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The elegance of the dragonfly

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“As kingfishers catch fire, dragonflies ignite,” wrote poet Gerard Manley Hopkins. Recently, the risk has been kingfishers literally catching fire and dragonflies crashing into the flames. Many European wetlands are no longer humid. Reedbeds and riparian vegetation have been burned by forest fires in some places.

For me, this summer has been too hot and dry to be called “happy days”. These dreamy moments, ideally spent on the lush shores of rivers and lakes, are named after the kingfisher himself, whose English name is also a traditional name for dragonflies. There is also a visual correspondence. A small bird flies upstream, flashing electric blue plumage on its back. A shining insect darts among the iris leaves.

The heatwave has been detrimental to wetland animals, including those that depend on ponds in our gardens and land. These puddles are mostly too small and their water too calm to support kingfishers. These are better meeting places for homonymous insects.

But garden hose bans now prohibit many UK households from filling in the natural ponds that wildlife organizations still urge them to create. When these dry up, they are curtains for the inhabitants, including the dragonfly nymphs.

Cooler, wetter weather improves their chances of survival. But prohibitions always irritate me. My local utility, Thames Water, dumps nearly a quarter of its H₂O into the ground while siphoning off large sums for financial engineering. There is an exemption for ponds containing “captive fish”. But experts warn pond keepers against introducing them, lest they eat everything else.

So here’s the thing: you may have worked a lot or spent a lot to create a natural pond. But unless it contains a single lazy goldfish, you must be prepared for the death of the animals and plants in it.

I fill my pond when I need it because a school of sticklebacks live there. These will be referred to as captives until they manage to evolve the legs and pause. I compensate for water consumption by not washing my car. I believe I have the strength of character to withstand this ordeal.

Sticklebacks likely eat small dragonfly larvae, experts warn. But as they grow into miniature aliens, complete with bolt-gun jaws, they start eating the fish. A balance is reached.

Nymphs have an unusual ability: they can move forward by blowing water from their buttocks. The contrast is with the bosses of the water companies, who only talk about this part of the body.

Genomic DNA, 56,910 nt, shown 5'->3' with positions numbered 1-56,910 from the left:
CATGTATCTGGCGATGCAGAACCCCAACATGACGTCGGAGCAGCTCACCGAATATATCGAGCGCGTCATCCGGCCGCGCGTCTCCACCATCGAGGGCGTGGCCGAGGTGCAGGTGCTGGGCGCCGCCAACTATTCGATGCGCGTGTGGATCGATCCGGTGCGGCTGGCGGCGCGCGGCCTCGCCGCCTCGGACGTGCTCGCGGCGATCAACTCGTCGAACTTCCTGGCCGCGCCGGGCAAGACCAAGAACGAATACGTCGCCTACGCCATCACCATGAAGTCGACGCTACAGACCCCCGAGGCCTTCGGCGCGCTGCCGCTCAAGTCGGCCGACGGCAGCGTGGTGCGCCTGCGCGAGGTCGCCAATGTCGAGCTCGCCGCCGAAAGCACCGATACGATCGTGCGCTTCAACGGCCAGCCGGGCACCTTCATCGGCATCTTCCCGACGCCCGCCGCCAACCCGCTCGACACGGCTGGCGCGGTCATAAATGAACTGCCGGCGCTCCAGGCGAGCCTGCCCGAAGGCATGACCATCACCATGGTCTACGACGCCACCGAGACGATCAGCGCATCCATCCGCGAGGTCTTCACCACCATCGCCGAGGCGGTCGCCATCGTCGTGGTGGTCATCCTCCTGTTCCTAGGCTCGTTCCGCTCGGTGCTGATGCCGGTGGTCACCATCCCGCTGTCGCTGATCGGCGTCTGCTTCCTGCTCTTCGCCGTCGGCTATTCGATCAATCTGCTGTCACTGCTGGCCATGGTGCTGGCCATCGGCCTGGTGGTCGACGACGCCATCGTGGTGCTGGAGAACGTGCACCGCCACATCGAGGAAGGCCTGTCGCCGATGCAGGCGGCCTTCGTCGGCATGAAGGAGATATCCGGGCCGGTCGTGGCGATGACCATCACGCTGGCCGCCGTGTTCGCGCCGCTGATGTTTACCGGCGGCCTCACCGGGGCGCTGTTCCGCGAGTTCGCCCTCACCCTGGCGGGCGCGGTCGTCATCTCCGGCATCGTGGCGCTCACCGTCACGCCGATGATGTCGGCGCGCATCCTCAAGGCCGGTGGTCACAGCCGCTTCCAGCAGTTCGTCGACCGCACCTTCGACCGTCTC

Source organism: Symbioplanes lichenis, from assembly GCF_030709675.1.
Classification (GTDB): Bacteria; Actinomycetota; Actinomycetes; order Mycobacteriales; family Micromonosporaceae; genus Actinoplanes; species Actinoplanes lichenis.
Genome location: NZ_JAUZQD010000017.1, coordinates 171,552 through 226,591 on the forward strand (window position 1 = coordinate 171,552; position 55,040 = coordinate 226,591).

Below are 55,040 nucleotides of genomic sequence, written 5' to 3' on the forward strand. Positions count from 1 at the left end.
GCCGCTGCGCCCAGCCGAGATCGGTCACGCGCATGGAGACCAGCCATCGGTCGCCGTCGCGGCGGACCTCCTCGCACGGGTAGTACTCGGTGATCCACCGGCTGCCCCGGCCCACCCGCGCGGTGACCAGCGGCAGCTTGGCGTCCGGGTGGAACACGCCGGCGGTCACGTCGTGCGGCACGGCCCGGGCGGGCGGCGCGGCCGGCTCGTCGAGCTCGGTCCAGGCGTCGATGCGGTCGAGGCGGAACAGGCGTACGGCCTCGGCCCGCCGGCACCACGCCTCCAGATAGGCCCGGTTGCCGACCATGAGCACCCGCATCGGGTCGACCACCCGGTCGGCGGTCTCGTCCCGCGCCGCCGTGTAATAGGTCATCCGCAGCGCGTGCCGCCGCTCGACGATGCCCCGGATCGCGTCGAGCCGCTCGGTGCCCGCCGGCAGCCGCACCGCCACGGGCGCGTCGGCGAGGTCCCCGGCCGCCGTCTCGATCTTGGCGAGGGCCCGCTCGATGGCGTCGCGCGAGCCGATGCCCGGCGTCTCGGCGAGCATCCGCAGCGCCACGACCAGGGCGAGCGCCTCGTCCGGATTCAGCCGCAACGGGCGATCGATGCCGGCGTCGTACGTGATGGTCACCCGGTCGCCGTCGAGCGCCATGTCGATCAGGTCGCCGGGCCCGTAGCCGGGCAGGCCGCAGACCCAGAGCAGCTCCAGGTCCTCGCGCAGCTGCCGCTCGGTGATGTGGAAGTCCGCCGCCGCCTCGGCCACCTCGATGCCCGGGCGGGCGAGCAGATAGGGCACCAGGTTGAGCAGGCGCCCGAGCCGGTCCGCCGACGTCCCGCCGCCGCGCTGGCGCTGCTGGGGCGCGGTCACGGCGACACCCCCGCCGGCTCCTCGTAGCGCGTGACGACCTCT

In Western European folk belief, dragonflies are associated with evil, like many other harmless and helpful creatures. “Devil’s Darning Needles” was among the unflattering names. Old Nick would have ridden one, as Jimi Hendrix, the chemistry-inspired rock god, later claimed to do.

Conversely, dragonflies are auspicious in the culture of Japan – or “Dragonfly Island” as an ancient story called it. They represent happiness and success. Samurai adorned their armor with dragonflies, hoping to become as fast and agile. The garbage collectors of Iwata must share this aspiration: dragonflies adorn the covers of the city’s sewers.

I’m with the Japanese on dragonflies. When a glamorous species makes a brief appearance, it lights up the garden. It’s like being at a party where a celebrity makes a brief, dramatic appearance. The motivations of the visitor will be mercenary. The thrill is unavoidable.

Large dragonflies visit garden ponds at this time of year to lay eggs. The electric blue Emperors and the tiger-striped Southern Peddlers that come to our garden seem irresistibly drawn to human ankles. Seems like a bad place to leave your offspring. Pam Taylor of the British Dragonfly Society explains that they check spawning locations by touch. When they find a plant at the water’s edge, they make a slit in it and lay eggs in it.

These large predators do not stay long in our gardens. Better hunting around streams and lakes attracts them. Red and yellow common darters are more reliable garden companions in August and September. A plant stem provides a perch from which a male can emerge to fight rivals, court females, and capture prey.

This year’s Sentinel fought a losing battle to hunt down a couple who had previously found themselves attached. The male seized the female by the neck with his tail. They accelerated with impressive coordination, like a well-matched couple on a tandem bicycle. Each time the defender took a break, he would drop another clutch of eggs into the water.

Common damselflies usually breed earlier in the year. This can give these lighter, slower-moving insects some protection against their fearsome cousins. Scientists have estimated the mortality rate of hunted dragonflies at 97%.

Kingfishers are also effective predators, given how quickly adults capture minnows for their young. My colleague Claer Barrett swears the pleading call from the baby birds she watched recently was “Deliveroo! Deliveroo!”

This brood survived the drought, just like the dragonflies lurking in my pond. Let’s hope for peaceful days filled with these two creatures next summer, instead of another drought.

Jonathan Guthrie is Lex’s boss

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